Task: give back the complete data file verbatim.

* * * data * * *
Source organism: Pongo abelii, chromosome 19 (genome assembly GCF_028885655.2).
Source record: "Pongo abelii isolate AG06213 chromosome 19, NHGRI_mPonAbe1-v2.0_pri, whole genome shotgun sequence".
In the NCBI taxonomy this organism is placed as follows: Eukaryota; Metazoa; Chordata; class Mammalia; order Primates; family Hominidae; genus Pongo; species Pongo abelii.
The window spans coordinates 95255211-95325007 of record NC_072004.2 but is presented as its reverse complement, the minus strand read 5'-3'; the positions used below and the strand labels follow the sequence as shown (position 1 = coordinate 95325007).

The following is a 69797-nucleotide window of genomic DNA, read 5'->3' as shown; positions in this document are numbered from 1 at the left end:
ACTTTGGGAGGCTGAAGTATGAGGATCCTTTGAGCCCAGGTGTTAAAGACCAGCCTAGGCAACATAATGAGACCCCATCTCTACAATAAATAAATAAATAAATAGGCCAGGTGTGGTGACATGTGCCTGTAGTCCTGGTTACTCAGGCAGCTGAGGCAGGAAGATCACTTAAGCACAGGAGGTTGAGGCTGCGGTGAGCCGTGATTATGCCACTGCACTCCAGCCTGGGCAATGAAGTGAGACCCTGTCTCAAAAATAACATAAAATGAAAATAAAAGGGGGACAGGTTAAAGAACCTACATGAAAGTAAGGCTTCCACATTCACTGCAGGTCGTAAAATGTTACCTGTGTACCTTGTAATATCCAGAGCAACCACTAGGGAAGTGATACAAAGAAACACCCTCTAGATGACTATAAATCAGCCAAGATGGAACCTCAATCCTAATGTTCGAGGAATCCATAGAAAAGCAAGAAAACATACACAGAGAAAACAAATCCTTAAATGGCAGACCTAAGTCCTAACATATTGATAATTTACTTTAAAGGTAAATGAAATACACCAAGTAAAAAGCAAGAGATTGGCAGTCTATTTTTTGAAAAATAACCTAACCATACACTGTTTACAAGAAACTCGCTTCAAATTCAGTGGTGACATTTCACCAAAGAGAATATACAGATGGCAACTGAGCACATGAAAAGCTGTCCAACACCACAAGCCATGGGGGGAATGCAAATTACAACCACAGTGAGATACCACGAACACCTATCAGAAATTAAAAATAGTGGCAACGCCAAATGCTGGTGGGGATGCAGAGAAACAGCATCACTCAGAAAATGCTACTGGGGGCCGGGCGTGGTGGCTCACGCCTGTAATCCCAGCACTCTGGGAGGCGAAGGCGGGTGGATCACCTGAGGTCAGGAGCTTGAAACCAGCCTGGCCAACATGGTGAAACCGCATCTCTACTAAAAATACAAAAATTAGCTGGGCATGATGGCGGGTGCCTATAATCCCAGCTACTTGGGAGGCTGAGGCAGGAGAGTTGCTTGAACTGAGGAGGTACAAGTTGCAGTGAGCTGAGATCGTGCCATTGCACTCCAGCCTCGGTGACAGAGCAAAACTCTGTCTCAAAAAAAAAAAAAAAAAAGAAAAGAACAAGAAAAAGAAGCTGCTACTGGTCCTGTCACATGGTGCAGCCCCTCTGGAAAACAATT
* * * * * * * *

Source organism: Pongo abelii, chromosome 19 (genome assembly GCF_028885655.2).
Source record: "Pongo abelii isolate AG06213 chromosome 19, NHGRI_mPonAbe1-v2.0_pri, whole genome shotgun sequence".
In the NCBI taxonomy this organism is placed as follows: Eukaryota; Metazoa; Chordata; class Mammalia; order Primates; family Hominidae; genus Pongo; species Pongo abelii.
The window spans coordinates 95255211-95325007 of record NC_072004.2 but is presented as its reverse complement, the minus strand read 5'-3'; the positions used below and the strand labels follow the sequence as shown (position 1 = coordinate 95325007).

The following is a 69797-nucleotide window of genomic DNA, read 5'->3' as shown; positions in this document are numbered from 1 at the left end:
ACTTTGGGAGGCTGAAGTATGAGGATCCTTTGAGCCCAGGTGTTAAAGACCAGCCTAGGCAACATAATGAGACCCCATCTCTACAATAAATAAATAAATAAATAGGCCAGGTGTGGTGACATGTGCCTGTAGTCCTGGTTACTCAGGCAGCTGAGGCAGGAAGATCACTTAAGCACAGGAGGTTGAGGCTGCGGTGAGCCGTGATTATGCCACTGCACTCCAGCCTGGGCAATGAAGTGAGACCCTGTCTCAAAAATAACATAAAATGAAAATAAAAGGGGGACAGGTTAAAGAACCTACATGAAAGTAAGGCTTCCACATTCACTGCAGGTCGTAAAATGTTACCTGTGTACCTTGTAATATCCAGAGCAACCACTAGGGAAGTGATACAAAGAAACACCCTCTAGATGACTATAAATCAGCCAAGATGGAACCTCAATCCTAATGTTCGAGGAATCCATAGAAAAGCAAGAAAACATACACAGAGAAAACAAATCCTTAAATGGCAGACCTAAGTCCTAACATATTGATAATTTACTTTAAAGGTAAATGAAATACACCAAGTAAAAAGCAAGAGATTGGCAGTCTATTTTTTGAAAAATAACCTAACCATACACTGTTTACAAGAAACTCGCTTCAAATTCAGTGGTGACATTTCACCAAAGAGAATATACAGATGGCAACTGAGCACATGAAAAGCTGTCCAACACCACAAGCCATGGGGGGAATGCAAATTACAACCACAGTGAGATACCACGAACACCTATCAGAAATTAAAAATAGTGGCAACGCCAAATGCTGGTGGGGATGCAGAGAAACAGCATCACTCAGAAAATGCTACTGGGGGCCGGGCGTGGTGGCTCACGCCTGTAATCCCAGCACTCTGGGAGGCGAAGGCGGGTGGATCACCTGAGGTCAGGAGCTTGAAACCAGCCTGGCCAACATGGTGAAACCGCATCTCTACTAAAAATACAAAAATTAGCTGGGCATGATGGCGGGTGCCTATAATCCCAGCTACTTGGGAGGCTGAGGCAGGAGAGTTGCTTGAACTGAGGAGGTACAAGTTGCAGTGAGCTGAGATCGTGCCATTGCACTCCAGCCTCGGTGACAGAGCAAAACTCTGTCTCAAAAAAAAAAAAAAAAAAGAAAAGAACAAGAAAAAGAAGCTGCTACTGGTCCTGTCACATGGTGCAGCCCCTCTGGAAAACAATT